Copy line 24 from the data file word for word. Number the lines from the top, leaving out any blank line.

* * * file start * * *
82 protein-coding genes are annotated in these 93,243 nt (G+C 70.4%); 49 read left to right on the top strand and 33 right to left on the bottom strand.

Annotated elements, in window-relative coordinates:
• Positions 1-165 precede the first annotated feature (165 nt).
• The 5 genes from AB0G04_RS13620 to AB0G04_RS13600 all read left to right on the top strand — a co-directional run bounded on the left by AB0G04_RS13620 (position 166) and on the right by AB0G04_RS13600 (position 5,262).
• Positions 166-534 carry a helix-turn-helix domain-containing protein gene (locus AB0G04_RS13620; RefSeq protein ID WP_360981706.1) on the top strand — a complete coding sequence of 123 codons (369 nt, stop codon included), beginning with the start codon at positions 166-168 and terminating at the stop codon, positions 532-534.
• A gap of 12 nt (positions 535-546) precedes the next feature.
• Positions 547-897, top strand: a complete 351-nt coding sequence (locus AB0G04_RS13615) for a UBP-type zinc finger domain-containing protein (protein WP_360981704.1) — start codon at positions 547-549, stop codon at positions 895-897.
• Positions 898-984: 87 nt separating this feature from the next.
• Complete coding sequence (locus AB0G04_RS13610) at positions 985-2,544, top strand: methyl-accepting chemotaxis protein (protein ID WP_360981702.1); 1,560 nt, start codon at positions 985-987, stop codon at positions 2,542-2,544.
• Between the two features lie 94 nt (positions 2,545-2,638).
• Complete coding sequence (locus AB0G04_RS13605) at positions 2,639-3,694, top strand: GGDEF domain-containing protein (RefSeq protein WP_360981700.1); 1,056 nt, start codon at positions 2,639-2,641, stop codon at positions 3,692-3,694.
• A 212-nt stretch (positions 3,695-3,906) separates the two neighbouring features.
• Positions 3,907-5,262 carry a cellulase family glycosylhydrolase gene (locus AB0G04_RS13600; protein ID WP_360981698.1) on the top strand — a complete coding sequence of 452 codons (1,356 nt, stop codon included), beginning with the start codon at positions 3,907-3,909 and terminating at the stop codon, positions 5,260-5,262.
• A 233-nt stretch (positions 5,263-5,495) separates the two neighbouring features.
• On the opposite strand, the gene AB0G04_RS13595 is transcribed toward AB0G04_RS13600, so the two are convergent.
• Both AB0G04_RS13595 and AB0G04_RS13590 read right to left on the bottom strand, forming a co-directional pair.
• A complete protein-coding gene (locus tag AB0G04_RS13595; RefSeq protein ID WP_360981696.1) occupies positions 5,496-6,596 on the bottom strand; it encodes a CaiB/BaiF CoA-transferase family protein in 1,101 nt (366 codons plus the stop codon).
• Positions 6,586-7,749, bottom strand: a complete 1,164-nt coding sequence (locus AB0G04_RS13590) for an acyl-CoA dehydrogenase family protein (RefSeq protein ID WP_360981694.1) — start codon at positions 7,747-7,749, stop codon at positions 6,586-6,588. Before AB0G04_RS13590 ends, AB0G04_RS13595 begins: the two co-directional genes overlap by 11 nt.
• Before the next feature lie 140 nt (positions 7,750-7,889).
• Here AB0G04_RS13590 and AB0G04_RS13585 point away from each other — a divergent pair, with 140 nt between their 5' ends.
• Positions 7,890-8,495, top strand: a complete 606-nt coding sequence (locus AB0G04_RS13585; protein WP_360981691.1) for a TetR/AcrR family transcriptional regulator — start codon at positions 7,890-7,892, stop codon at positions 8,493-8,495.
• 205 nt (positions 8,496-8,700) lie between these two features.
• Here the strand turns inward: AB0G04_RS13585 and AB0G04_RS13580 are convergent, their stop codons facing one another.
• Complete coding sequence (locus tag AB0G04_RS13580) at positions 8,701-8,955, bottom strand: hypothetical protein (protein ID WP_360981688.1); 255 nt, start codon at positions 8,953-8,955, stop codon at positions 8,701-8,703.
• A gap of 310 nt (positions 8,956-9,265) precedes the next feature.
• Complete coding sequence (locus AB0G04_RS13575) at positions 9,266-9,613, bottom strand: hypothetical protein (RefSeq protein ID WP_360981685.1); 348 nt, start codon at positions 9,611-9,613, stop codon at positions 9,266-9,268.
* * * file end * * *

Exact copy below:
• Complete coding sequence (locus tag AB0G04_RS13580) at positions 8,701-8,955, bottom strand: hypothetical protein (protein ID WP_360981688.1); 255 nt, start codon at positions 8,953-8,955, stop codon at positions 8,701-8,703.